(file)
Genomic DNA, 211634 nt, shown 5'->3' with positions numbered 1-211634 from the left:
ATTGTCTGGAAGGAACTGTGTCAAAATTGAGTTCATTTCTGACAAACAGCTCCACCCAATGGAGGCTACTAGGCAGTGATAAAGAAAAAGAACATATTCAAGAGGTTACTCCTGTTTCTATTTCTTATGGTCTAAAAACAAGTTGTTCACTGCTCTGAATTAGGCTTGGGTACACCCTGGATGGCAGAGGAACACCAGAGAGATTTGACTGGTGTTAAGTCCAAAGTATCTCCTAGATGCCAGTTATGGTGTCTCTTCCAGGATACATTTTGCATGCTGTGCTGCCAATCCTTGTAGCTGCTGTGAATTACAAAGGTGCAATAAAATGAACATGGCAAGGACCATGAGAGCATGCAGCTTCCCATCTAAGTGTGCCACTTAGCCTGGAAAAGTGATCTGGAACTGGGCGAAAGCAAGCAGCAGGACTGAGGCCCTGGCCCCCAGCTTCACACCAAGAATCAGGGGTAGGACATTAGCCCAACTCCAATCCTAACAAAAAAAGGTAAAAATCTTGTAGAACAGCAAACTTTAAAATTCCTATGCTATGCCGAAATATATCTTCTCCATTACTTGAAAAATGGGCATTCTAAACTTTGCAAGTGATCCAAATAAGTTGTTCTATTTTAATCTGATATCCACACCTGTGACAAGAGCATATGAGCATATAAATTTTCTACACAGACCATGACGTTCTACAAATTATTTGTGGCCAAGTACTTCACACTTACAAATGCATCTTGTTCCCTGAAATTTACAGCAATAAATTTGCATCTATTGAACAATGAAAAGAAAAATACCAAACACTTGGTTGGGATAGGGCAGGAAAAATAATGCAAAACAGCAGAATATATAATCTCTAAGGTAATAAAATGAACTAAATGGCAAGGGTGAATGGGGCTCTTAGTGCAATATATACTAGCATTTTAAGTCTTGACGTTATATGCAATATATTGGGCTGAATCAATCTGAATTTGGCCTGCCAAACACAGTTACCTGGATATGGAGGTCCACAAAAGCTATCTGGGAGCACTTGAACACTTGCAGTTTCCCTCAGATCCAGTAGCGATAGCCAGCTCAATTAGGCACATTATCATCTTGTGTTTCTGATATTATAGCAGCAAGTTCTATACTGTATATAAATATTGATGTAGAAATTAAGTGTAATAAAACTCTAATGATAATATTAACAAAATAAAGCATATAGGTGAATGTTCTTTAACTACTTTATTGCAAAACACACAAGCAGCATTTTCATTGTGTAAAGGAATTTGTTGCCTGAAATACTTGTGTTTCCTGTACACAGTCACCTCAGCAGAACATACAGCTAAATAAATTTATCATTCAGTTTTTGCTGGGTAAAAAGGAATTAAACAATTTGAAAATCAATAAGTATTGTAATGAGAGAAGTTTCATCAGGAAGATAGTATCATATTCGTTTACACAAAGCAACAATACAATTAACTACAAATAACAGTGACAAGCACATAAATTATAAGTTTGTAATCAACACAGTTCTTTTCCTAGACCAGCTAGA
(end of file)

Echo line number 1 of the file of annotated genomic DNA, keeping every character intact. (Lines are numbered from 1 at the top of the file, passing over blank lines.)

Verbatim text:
Genomic DNA, 211634 nt, shown 5'->3' with positions numbered 1-211634 from the left: